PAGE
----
Jason Burke at The Guardian:
On 28 August 1608, Captain William Hawkins, a bluff British sailor, dropped anchor off Surat, a port on the western coast of the Indian subcontinent. India then had a population of around 150 million, around a fifth of the world’s total.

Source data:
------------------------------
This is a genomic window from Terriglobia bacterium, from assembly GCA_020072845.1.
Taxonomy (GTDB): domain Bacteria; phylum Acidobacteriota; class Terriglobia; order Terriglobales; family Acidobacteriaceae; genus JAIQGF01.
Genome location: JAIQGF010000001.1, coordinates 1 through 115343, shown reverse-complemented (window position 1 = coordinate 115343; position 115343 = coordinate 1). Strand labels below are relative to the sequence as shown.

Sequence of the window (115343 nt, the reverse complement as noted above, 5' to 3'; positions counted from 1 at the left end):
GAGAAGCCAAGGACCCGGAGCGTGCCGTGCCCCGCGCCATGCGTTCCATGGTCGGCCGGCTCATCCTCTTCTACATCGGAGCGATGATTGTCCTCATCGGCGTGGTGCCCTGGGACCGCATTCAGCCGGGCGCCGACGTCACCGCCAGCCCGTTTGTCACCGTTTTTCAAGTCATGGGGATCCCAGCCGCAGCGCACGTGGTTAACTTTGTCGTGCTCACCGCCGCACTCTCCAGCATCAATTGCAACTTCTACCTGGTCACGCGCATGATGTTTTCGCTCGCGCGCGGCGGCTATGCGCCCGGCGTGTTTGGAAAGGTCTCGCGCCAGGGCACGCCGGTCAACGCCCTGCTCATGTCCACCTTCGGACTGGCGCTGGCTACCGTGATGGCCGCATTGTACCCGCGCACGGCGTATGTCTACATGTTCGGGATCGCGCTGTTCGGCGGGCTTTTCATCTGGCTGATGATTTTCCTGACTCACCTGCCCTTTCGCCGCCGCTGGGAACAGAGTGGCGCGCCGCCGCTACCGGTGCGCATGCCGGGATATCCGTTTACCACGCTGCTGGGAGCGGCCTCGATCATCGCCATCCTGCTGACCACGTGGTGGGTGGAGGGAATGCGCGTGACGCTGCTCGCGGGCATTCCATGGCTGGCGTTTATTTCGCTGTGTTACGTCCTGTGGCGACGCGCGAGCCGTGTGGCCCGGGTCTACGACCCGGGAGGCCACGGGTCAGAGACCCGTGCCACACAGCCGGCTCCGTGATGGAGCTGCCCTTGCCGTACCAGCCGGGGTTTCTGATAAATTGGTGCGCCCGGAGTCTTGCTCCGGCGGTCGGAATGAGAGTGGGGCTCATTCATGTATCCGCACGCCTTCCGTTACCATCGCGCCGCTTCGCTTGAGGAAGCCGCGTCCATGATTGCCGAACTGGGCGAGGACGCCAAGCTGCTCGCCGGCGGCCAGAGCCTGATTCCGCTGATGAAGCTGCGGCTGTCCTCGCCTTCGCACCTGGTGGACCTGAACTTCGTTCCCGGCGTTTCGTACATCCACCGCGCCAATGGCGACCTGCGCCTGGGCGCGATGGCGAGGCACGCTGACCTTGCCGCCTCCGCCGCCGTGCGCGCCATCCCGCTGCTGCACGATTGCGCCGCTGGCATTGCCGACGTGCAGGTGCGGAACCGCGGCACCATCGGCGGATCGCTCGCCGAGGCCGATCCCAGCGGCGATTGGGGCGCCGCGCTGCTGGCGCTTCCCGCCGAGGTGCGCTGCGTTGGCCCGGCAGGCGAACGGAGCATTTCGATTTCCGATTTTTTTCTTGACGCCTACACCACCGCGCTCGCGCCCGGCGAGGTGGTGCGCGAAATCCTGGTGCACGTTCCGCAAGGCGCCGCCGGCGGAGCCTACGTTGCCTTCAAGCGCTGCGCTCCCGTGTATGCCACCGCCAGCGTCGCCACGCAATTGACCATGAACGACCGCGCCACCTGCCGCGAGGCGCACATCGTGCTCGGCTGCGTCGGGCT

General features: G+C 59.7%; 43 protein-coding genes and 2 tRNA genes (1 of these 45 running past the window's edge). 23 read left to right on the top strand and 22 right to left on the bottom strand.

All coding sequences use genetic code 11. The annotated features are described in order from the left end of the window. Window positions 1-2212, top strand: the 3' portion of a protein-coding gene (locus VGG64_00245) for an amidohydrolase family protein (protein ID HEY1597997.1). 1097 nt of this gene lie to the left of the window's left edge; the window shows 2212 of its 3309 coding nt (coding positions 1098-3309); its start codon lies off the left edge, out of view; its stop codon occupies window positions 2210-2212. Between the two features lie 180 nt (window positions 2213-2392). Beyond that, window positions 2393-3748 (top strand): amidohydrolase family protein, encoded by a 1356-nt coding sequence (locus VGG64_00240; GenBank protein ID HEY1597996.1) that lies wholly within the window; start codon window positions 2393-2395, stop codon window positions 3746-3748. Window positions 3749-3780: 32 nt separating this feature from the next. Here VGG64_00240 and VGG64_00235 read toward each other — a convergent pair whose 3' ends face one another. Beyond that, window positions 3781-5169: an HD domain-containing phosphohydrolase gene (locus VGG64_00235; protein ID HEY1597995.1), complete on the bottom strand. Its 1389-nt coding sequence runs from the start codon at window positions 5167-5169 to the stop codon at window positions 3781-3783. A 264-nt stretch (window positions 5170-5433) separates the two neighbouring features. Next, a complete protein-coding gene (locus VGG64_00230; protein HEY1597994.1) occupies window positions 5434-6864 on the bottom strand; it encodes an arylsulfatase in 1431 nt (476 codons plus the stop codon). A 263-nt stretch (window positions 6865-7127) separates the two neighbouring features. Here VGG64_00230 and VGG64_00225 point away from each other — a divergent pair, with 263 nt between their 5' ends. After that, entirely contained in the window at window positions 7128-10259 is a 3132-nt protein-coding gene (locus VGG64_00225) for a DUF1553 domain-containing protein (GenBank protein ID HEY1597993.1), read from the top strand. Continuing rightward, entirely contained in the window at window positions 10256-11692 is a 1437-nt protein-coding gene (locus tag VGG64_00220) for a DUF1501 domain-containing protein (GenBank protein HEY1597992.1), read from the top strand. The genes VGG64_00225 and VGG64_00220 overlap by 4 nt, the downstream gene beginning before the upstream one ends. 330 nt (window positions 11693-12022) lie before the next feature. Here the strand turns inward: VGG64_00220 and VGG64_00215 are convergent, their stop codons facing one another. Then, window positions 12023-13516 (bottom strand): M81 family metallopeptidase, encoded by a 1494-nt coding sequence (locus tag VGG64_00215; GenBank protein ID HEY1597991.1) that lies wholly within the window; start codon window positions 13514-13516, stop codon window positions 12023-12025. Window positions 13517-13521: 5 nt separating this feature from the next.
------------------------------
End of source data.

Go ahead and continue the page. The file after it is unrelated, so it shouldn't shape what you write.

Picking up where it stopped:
Many were ruled by the Mughal empire, a regional superpower that had seized Delhi and much of the north of India two centuries earlier. When Hawkins arrived, this immensely impressive dynasty had 4 million men under arms. When slighted by Portuguese merchant adventurers who built unauthorised fortifications around trading posts at the mouth of the Ganges, the emperor swept the Europeans into the river with embarrassing ease. Mughal capitals were busy with traders, artists, poets, aristocrats, warriors and clerics, all of whom contributed to the flow of around £100m annually, equivalent to roughly £10bn today, to the imperial exchequer in the northern city.